“There’s a sadness in armchair quarterbacking a life that has already been lost”- Charles R. Cross
Charles R. Cross’s “Here We Are Now” is a new book about the lasting impact of Kurt Cobain. At 181 pages its not at all a comprehensive look at the band or the man, nor does it pretend to be. This is completely due to the fact that Cross already achieved the gold medal standard in that department with his previous Cobain autobiography “Heavier Than Heaven” which is rightfully considered the definitive text on the Seattle/Aberdeen, Washington icon.
With “Here we are now” Cross examines the post-Nirvana years from a few different perspectives, all of them pretty compelling. Was Nirvana really “grunge” anyway? Over the 100 or so songs Cobain wrote only a handful would probably be representative of the pseudo-genre. How did the band influence later generations of bands (many or most of whom would probably make Cobain cringe)? How did Kurt’s seemingly complete disregard for appearance become high fashion? When Cross argues that “grunge” essentially became a longer lasting fashion subgenre than a musical category he is dead on. Cross’s position as a writer for the Seattle music magazine “The Rocket” during the scene’s golden era gives the text a “you-are-there” level of immersion that is easy to get lost in and only adds to making this book a quick read.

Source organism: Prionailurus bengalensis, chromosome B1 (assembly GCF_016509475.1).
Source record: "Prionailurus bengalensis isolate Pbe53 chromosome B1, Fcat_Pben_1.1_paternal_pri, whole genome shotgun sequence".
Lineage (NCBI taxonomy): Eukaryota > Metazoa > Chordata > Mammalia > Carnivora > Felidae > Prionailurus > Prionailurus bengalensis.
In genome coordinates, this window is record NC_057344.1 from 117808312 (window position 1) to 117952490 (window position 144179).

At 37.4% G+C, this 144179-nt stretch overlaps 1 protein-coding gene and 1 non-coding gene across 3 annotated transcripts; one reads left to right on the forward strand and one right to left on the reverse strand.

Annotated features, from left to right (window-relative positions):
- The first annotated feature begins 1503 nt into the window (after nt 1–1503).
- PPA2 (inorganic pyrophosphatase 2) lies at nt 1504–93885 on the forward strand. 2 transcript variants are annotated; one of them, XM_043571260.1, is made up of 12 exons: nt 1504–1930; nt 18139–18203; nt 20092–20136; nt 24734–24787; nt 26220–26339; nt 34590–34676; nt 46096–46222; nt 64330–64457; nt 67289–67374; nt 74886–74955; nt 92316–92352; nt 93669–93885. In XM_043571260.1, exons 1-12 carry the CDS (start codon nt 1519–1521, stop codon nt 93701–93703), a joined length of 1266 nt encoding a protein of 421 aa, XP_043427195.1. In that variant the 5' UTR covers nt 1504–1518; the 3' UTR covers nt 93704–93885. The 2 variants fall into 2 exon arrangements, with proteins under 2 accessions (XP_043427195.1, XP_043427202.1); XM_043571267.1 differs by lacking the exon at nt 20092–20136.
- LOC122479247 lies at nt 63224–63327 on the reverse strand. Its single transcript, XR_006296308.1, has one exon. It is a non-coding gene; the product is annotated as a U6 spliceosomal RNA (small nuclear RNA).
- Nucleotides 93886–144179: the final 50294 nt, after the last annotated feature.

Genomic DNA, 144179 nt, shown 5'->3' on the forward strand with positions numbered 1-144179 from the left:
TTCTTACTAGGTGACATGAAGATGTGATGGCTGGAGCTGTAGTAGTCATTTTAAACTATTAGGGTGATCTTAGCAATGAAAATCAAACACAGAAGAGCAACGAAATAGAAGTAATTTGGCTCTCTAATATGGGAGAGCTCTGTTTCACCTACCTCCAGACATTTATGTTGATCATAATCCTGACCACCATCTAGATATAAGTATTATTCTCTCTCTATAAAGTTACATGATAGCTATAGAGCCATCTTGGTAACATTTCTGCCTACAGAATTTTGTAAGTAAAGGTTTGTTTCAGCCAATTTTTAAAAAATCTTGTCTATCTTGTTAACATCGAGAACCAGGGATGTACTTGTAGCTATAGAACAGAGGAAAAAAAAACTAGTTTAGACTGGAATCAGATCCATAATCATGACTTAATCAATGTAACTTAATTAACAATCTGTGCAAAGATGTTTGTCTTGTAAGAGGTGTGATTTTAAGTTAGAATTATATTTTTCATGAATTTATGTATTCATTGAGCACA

Some of the most interesting little tidbits come courtesy of Cross’s interview encounters with major players in the storyline ( like Courtney Love and Krist Novoselic) but there is just as muchinteresting commentary on the band and its music via observational essays from Cross (such as the Nevermind/In Utero debate or the discussion on hip-hop’s identification with Cobain’s music). There is a GREAT chapter on the significance of Kurts Aberdeen roots and his relationship with the Seattle scene he is so identified with (who knew Kurt was a Metal Church fan?) as well as a surprising chapter on how Kurts death affected the suicide rate. Personally, I was taken aback by all the interesting little quirks Cross has uncovered about Kurt’s day to day life, for instance, the fact that Cobain’s finances were so dire that he returned to his apartment after recording “Nevermind” to find an eviction notice and all of his shit in boxes.
Cross said that his aim was to examine why Cobain still matters and one could surmise that the real reason is ultimately found in the last chapter which takes a large scale look at Kurt’s status as the last real rock star of the old Soundscan/MTV generation. While this is no doubt accurate, it is still sort of depressing on multiple levels. Cross also admits that for the vast majority of Cobain related questions there are still no easy or definitive answers, certainly not answers that will satisfy the masses. While the compact size and fast pace of “Here We Are Now” may make it a little pricey for you at its cover price of 22.99 it is a steal currently on Amazon for 13.36 and is a nice compliment to “Heavier Than Heaven”. Recommended.
Order “Here We Are Now” online at Amazon here